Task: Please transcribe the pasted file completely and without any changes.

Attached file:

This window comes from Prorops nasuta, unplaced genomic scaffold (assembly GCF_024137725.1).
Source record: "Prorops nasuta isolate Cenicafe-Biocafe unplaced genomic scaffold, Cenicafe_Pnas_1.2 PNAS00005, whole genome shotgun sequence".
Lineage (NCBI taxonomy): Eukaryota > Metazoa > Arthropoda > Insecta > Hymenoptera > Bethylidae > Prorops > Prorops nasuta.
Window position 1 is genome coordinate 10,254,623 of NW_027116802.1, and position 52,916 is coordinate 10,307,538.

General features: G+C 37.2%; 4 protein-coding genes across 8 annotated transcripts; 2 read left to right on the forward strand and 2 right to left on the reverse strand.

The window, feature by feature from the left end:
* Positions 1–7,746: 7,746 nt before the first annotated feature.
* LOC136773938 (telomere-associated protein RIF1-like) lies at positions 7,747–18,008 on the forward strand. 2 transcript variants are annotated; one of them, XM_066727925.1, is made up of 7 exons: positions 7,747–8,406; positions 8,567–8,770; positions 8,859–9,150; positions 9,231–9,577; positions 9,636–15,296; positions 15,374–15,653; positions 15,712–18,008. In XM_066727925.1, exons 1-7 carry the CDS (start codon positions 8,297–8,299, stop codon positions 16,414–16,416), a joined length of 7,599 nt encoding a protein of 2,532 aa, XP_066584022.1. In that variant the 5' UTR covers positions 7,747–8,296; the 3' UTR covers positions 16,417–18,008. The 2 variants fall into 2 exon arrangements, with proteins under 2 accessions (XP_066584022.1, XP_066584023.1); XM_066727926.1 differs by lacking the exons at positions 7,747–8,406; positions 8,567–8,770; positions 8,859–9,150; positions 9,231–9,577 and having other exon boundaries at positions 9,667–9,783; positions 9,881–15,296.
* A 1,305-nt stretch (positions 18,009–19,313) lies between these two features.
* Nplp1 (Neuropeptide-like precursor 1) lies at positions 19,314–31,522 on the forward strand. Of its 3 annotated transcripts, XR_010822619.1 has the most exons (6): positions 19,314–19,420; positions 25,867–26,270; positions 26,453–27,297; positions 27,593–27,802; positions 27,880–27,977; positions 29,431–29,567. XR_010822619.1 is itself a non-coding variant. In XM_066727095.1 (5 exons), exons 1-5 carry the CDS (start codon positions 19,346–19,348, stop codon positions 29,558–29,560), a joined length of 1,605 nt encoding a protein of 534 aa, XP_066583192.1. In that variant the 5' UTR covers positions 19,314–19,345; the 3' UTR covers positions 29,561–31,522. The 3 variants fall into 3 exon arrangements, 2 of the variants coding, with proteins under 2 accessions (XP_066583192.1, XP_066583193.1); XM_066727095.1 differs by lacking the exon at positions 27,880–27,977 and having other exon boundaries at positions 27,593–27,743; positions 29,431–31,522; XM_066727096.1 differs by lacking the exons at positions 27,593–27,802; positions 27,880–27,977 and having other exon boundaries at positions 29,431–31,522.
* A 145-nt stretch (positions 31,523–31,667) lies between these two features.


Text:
This window comes from Prorops nasuta, unplaced genomic scaffold (assembly GCF_024137725.1).
Source record: "Prorops nasuta isolate Cenicafe-Biocafe unplaced genomic scaffold, Cenicafe_Pnas_1.2 PNAS00005, whole genome shotgun sequence".
Lineage (NCBI taxonomy): Eukaryota > Metazoa > Arthropoda > Insecta > Hymenoptera > Bethylidae > Prorops > Prorops nasuta.
Window position 1 is genome coordinate 10,254,623 of NW_027116802.1, and position 52,916 is coordinate 10,307,538.

General features: G+C 37.2%; 4 protein-coding genes across 8 annotated transcripts; 2 read left to right on the forward strand and 2 right to left on the reverse strand.

The window, feature by feature from the left end:
* Positions 1–7,746: 7,746 nt before the first annotated feature.
* LOC136773938 (telomere-associated protein RIF1-like) lies at positions 7,747–18,008 on the forward strand. 2 transcript variants are annotated; one of them, XM_066727925.1, is made up of 7 exons: positions 7,747–8,406; positions 8,567–8,770; positions 8,859–9,150; positions 9,231–9,577; positions 9,636–15,296; positions 15,374–15,653; positions 15,712–18,008. In XM_066727925.1, exons 1-7 carry the CDS (start codon positions 8,297–8,299, stop codon positions 16,414–16,416), a joined length of 7,599 nt encoding a protein of 2,532 aa, XP_066584022.1. In that variant the 5' UTR covers positions 7,747–8,296; the 3' UTR covers positions 16,417–18,008. The 2 variants fall into 2 exon arrangements, with proteins under 2 accessions (XP_066584022.1, XP_066584023.1); XM_066727926.1 differs by lacking the exons at positions 7,747–8,406; positions 8,567–8,770; positions 8,859–9,150; positions 9,231–9,577 and having other exon boundaries at positions 9,667–9,783; positions 9,881–15,296.
* A 1,305-nt stretch (positions 18,009–19,313) lies between these two features.
* Nplp1 (Neuropeptide-like precursor 1) lies at positions 19,314–31,522 on the forward strand. Of its 3 annotated transcripts, XR_010822619.1 has the most exons (6): positions 19,314–19,420; positions 25,867–26,270; positions 26,453–27,297; positions 27,593–27,802; positions 27,880–27,977; positions 29,431–29,567. XR_010822619.1 is itself a non-coding variant. In XM_066727095.1 (5 exons), exons 1-5 carry the CDS (start codon positions 19,346–19,348, stop codon positions 29,558–29,560), a joined length of 1,605 nt encoding a protein of 534 aa, XP_066583192.1. In that variant the 5' UTR covers positions 19,314–19,345; the 3' UTR covers positions 29,561–31,522. The 3 variants fall into 3 exon arrangements, 2 of the variants coding, with proteins under 2 accessions (XP_066583192.1, XP_066583193.1); XM_066727095.1 differs by lacking the exon at positions 27,880–27,977 and having other exon boundaries at positions 27,593–27,743; positions 29,431–31,522; XM_066727096.1 differs by lacking the exons at positions 27,593–27,802; positions 27,880–27,977 and having other exon boundaries at positions 29,431–31,522.
* A 145-nt stretch (positions 31,523–31,667) lies between these two features.